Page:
Avoiding obstacles with the Construction Industry Scheme

Under the Construction Industry Scheme (CIS), contractors take money from a subcontractor’s payments and send it to HM Revenue and Customs (HMRC).

Are you up to speed with everything you need to know?

Some key terms include:

Construction operations

These are the services the scheme relates to, such as work to permanent or temporary buildings, structures, or associated land.

Construction contract

This is a legal agreement, where one person provides construction services to another.

Contract payment

This refers to fees paid by a contractor to a subcontractor, or other party, under a construction contract.

The payments can be in the form of cash, cheque, or credit. Some payments are excluded from this, such as:

  • Payments made under a contract of employment under the labour ‘agency’ obligations
  • Payments obtained for the services of an individual, and where the off-payroll working rules apply.


This is the sum of tax that a contractor must pay to HMRC from a contract payment.

The deduction will either be at the standard rate of 20 per cent or at the higher rate of 30 per cent.

The scope of the CIS

HMRC handle overseas contractors and subcontractors in the same way as their UK counterparts.

If a construction project is carried out in the UK, the CIS will possibly need to be utilised.

Common pitfalls

Some of the most common issues faced in relation to the CIS include but are not limited to:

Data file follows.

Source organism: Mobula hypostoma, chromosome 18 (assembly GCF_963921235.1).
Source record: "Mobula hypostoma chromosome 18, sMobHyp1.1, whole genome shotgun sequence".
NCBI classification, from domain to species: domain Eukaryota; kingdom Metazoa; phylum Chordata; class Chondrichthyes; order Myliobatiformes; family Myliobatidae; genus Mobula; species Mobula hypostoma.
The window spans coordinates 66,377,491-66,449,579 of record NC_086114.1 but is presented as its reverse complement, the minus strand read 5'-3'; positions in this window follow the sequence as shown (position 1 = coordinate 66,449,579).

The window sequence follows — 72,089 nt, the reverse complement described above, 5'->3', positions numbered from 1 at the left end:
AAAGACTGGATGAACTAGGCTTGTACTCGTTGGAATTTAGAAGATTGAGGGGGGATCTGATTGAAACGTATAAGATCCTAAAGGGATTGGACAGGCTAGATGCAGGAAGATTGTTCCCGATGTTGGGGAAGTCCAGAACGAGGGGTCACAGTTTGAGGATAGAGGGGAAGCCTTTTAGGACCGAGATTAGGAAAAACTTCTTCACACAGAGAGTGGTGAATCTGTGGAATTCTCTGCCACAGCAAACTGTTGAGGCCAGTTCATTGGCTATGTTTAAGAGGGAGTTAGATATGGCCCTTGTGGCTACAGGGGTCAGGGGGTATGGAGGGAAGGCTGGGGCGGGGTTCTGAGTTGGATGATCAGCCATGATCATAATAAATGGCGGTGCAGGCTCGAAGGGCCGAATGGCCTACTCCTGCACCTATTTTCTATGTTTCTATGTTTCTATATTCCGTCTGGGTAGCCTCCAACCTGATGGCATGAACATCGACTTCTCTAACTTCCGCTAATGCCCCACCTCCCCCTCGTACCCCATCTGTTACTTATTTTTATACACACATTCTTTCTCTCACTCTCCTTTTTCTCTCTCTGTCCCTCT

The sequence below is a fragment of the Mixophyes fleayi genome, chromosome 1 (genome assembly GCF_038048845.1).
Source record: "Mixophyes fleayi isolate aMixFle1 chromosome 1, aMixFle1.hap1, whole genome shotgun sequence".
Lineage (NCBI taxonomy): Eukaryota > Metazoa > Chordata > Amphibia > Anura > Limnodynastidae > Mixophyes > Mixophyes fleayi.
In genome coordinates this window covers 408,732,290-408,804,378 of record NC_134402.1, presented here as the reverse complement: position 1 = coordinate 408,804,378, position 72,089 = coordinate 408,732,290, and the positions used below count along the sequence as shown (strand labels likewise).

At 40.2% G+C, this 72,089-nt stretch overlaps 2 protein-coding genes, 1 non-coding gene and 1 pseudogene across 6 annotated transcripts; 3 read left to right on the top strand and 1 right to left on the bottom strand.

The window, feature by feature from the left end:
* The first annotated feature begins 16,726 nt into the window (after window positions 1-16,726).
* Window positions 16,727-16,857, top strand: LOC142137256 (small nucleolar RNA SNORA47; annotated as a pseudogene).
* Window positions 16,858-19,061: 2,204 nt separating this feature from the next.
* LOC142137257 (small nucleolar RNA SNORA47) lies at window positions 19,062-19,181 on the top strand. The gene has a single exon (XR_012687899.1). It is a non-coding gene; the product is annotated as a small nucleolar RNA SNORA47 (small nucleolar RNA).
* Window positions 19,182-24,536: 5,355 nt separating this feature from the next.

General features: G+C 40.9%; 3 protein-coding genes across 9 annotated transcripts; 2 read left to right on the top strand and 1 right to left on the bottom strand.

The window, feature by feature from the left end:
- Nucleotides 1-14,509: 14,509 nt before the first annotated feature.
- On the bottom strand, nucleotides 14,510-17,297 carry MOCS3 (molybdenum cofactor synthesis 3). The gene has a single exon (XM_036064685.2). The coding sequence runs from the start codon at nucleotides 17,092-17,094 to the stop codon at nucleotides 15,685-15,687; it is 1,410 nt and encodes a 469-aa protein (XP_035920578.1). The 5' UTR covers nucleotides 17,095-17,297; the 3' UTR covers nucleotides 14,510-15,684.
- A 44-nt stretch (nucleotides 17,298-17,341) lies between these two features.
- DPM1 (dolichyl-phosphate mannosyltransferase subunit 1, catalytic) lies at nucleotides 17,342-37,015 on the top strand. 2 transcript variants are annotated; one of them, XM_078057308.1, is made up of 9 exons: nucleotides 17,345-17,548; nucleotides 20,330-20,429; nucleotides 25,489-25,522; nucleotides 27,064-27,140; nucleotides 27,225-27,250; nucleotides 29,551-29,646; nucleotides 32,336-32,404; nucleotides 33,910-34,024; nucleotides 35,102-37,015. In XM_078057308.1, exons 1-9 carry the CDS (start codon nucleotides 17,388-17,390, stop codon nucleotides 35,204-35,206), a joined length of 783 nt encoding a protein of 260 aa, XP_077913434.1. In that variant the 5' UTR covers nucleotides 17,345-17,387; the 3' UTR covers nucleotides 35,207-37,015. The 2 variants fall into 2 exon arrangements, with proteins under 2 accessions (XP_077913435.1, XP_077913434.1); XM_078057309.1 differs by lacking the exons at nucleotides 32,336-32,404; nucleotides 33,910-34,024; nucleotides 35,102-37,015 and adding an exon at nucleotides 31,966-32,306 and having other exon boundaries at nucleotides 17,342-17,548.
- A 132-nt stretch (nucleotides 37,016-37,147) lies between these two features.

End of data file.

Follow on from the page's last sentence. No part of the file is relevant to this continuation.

• Not registering for and applying the CIS at the right time
  • Not recognising when the contractor threshold is surpassed
  • Failing to notice that a subcontractor is conducting construction operations
  • Not using the correct CIS tax deduction rate
  • Not considering employment status, employment mediators and ‘IR35’ requirements.

What must you do?

Subcontractors with gross payment status must stay compliant in order not to lose that status, which will ultimately have a severe impact on the business.

Additionally, errors by contractors can be expensive, as they can be held liable for CIS tax under deducted contract payments to subcontractors.

HMRC can reclaim that CIS tax for up to six years, along with interest charges and penalties.

It’s vital that you seek professional help and advice when dealing with matters such as the above. Contact us today.

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